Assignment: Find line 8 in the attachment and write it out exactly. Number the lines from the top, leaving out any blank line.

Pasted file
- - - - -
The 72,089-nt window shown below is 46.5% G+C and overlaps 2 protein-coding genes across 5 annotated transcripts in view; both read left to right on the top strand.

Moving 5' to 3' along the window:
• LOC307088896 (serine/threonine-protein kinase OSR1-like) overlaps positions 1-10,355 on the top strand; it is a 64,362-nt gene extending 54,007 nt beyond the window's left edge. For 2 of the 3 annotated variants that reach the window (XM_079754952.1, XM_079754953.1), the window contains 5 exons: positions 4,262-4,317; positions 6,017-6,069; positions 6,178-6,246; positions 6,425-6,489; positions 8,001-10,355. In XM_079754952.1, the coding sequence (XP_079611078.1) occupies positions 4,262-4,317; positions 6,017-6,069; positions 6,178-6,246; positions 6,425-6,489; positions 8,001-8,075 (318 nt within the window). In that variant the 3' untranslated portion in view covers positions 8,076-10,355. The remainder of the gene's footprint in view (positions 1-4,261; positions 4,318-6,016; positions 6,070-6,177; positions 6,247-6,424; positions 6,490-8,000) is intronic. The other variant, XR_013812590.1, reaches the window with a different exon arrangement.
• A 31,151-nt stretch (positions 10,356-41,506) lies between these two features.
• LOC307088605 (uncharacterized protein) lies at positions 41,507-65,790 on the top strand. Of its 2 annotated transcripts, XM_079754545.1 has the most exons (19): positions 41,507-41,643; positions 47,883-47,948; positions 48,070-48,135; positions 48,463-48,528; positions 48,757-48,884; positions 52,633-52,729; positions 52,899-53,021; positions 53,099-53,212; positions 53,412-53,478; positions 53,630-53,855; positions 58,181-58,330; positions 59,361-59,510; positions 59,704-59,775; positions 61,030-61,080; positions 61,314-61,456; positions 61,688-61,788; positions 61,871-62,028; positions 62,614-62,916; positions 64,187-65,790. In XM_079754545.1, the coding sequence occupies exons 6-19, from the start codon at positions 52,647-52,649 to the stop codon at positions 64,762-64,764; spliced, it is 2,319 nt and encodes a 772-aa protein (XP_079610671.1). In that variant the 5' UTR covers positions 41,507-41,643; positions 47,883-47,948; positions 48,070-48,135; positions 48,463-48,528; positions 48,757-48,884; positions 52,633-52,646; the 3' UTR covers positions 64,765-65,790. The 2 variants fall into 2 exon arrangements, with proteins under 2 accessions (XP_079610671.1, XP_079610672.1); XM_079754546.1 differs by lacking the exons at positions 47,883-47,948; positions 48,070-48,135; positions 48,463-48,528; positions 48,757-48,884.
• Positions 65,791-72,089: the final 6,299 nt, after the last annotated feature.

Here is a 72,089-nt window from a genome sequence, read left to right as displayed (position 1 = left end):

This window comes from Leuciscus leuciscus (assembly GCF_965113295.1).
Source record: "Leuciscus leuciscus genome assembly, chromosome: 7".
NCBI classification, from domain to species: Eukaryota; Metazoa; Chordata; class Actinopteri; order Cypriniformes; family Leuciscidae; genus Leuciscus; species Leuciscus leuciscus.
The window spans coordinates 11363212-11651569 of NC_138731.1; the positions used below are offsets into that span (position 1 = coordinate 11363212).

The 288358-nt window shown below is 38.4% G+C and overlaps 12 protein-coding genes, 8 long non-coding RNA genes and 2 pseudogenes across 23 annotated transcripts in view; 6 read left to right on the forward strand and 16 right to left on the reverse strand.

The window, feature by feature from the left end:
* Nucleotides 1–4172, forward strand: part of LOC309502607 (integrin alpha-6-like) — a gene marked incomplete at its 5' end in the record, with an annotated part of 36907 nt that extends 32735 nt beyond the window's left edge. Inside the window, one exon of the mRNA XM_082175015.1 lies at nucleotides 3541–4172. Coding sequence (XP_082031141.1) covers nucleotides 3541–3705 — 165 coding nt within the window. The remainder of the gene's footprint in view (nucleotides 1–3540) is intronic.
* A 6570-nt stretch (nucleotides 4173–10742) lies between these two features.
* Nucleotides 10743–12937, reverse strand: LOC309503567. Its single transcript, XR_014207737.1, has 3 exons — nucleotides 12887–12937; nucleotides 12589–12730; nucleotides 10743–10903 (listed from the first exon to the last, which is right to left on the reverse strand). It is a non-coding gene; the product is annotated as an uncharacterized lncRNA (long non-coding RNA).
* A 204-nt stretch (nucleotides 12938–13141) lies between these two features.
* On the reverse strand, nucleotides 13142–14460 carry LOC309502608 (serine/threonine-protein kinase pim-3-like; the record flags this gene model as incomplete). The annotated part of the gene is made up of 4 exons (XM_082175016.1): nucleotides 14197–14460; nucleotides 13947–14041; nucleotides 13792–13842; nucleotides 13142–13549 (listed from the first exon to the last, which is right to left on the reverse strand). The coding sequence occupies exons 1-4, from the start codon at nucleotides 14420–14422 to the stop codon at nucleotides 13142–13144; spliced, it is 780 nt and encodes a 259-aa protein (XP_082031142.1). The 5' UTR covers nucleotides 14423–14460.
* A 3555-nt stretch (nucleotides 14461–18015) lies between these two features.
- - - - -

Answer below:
This window comes from Leuciscus leuciscus (assembly GCF_965113295.1).